In January, a working group of members from the Society for Classical Studies (then the American Philological Association), the Medieval Academy of America, and the Renaissance Society of America submitted a proposal to the Andrew W. Mellon Foundation for a planning grant "to determine the feasibility of creating a comprehensive working instrument for students of Latin, from the beginnings to the Renaissance, tentatively called the Digital Latin Library (DLL)."
In May, the AWMF notified us that we had received the planning grant. We had our first full meeting of the working group in July in Philadelphia. The second meeting was in December in Norman, OK. The third meeting was in May 2013 in Philadelphia. In between those meetings, a smaller group of scholars met in Norman to discuss plans for implementing the various parts of the DLL.
By the end of the planning period, the working group decided that the DLL project was worth pursuing. They appointed Samuel J. Huskey as the director of the project, and they established the University of Oklahoma, where Huskey has a faculty appointment, as the project's institutional home.
In January, the OU DLL team submitted a proposal to the AWMF for for the initial year of a projected three-year path to full implementation of all components of the DLL, "a Linked Open Data (LOD) online resource for finding, reading, discussing, studying, teaching, editing, annotating, and publishing Latin texts of all eras." The AWMF funded the proposal and work began in July. In addition to co-PI's Huskey, Abbas, and Weaver at OU, the DLL team included several graduate and undergraduate research assistants and three subcontractors: Hugh Cayless (Duke Collaboratory for Classical Computing), Tom Elliott (NYU-ISAW), and Alex Ward (independent IT developer).
During this funding period, the DLL team produced a user behavior study to collect information on how potential users of the DLL use resources that are currently available on the Internet. June Abbas conducted detailed interviews of several different types of users so that we would have information on what people do and do not like about the resources they use. With help from a graduate assistant, June organized and analyzed the results and produced a set of data for use in the implementation phase.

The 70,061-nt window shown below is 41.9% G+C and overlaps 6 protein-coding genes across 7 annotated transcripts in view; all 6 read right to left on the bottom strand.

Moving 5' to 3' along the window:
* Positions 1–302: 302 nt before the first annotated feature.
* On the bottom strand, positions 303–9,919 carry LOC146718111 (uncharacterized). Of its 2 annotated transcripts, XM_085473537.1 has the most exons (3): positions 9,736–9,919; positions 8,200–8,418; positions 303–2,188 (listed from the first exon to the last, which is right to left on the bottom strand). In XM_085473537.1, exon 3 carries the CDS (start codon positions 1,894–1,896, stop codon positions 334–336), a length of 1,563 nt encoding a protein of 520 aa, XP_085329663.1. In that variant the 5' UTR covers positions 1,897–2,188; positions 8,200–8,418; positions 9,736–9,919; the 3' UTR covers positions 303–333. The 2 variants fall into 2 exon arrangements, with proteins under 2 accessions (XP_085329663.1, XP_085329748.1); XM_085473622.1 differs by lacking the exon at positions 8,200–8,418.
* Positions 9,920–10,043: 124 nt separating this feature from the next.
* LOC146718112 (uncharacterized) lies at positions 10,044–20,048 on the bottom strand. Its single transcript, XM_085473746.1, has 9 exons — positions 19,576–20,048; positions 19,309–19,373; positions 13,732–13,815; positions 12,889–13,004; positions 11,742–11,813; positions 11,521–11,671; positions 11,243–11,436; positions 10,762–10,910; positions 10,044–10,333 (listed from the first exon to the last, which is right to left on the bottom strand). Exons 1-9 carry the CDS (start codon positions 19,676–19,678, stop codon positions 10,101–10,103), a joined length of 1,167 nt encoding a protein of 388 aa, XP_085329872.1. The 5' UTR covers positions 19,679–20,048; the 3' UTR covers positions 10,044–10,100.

To aid in the development of the data model for the DLL's critical editions, Huskey and a team of research assistants reverse-engineered an existing critical edition and encoding it in XML according to the standards of the Text Encoding Initiative. The edition selected for this part of the project was Giarratano's edition of Calpurnius Siculus' Bucolica, since it is short (seven poems), has a full critical apparatus, and includes practically everything that a text editor might encounter while compiling a critical edition (line transpositions, corrections, a complex manuscript tradition, etc.). We will use this edition to test the various components of the DLL over the next two years of the project.
Chris Weaver and his graduate research assistants refactored the libraries for his Improvise visualization application in preparation for development of a series of visualization tools for use with DLL editions.
Abbas, Huskey, and Weaver evaluated a number of potential applications for the DLL's catalog, bearing in mind data from the user studies.
Several experts in the field of textual criticism came to Norman to record videos for the DLL's video library.
The DLL convened several scholars for a seminar on Latin textual criticism in the digital age.